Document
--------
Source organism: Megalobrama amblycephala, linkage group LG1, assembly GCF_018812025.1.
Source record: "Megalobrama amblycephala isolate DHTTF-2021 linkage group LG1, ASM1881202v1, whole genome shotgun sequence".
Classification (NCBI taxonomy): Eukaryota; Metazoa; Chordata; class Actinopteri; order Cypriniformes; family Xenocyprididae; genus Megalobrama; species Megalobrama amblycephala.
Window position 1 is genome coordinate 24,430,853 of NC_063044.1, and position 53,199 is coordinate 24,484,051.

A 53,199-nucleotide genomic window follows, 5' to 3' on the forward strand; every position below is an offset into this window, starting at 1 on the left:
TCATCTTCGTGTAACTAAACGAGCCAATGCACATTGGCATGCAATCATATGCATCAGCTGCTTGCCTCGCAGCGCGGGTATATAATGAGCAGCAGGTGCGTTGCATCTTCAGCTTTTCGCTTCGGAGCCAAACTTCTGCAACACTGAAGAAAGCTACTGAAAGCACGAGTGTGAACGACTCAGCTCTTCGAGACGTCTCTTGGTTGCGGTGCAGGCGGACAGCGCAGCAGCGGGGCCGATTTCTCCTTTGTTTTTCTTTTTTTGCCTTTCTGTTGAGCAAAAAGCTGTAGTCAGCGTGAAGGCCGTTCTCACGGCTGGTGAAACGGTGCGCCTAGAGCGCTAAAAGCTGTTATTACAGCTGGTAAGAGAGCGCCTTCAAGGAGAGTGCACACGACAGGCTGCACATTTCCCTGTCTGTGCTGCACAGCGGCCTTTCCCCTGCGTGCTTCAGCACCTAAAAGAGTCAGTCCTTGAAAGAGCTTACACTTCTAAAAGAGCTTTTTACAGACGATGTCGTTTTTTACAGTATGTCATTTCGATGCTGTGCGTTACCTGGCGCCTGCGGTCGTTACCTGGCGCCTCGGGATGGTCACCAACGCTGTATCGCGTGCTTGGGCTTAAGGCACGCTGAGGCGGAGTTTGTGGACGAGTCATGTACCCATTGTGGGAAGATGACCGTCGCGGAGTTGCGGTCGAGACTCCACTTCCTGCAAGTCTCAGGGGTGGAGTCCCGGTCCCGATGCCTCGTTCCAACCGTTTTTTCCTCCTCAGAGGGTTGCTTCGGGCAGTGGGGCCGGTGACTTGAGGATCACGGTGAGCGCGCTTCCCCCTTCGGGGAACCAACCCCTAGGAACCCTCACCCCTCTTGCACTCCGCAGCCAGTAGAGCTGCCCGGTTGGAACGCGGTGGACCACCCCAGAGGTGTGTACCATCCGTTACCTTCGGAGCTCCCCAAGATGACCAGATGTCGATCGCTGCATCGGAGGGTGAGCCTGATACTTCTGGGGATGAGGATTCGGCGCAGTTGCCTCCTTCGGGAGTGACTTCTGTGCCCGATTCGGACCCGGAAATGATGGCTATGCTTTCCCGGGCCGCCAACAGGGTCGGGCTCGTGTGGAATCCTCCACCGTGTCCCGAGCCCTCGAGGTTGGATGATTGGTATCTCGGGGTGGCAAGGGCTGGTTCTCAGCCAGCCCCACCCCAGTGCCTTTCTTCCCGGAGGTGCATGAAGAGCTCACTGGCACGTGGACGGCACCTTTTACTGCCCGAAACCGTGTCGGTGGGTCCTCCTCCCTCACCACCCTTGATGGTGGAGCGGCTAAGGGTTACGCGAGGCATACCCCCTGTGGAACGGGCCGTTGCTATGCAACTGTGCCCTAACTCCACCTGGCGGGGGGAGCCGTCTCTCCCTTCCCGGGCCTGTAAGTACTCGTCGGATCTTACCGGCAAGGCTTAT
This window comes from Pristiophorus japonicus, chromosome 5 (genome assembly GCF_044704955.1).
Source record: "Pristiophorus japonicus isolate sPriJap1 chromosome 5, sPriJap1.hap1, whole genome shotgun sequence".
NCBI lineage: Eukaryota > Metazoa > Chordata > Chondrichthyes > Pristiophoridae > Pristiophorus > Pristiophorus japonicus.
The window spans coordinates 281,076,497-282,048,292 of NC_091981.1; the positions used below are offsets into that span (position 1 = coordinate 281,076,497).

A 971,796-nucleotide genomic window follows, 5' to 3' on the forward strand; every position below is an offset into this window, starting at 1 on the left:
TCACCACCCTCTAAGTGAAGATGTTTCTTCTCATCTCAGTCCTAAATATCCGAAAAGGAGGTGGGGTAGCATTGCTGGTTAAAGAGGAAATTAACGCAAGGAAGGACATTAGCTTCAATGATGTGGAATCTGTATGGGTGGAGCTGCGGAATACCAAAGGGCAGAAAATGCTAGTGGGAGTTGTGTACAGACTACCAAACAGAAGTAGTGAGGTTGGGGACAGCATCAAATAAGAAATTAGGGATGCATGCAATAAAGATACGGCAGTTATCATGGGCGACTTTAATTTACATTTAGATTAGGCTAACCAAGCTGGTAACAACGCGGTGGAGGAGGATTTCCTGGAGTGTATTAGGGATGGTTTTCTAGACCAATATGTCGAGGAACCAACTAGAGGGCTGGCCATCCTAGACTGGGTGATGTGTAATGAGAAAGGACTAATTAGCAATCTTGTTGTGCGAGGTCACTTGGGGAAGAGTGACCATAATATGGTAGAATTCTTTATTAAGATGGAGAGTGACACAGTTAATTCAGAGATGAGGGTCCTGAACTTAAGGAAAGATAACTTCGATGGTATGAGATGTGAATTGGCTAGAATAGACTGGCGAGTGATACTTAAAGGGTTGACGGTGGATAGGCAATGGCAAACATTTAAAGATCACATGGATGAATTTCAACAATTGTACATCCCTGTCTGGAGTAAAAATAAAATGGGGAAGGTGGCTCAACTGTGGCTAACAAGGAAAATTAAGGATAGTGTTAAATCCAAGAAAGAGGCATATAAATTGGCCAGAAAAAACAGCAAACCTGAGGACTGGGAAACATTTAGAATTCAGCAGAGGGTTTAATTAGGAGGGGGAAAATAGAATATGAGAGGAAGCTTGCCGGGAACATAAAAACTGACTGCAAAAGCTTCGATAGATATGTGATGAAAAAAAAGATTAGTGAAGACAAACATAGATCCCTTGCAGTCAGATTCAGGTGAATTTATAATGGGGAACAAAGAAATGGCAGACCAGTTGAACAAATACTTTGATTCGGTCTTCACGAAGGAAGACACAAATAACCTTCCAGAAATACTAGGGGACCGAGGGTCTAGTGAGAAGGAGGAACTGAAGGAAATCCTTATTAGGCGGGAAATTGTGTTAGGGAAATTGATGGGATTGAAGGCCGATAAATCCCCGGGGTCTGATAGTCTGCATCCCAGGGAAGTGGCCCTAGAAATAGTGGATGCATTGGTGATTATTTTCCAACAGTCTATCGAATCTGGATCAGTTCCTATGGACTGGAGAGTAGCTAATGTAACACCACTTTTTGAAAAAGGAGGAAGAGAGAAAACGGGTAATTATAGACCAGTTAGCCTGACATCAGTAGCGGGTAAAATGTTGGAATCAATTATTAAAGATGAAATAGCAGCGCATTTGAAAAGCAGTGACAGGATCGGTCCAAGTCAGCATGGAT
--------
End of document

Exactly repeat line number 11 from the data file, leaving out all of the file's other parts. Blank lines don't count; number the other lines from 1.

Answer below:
A 971,796-nucleotide genomic window follows, 5' to 3' on the forward strand; every position below is an offset into this window, starting at 1 on the left: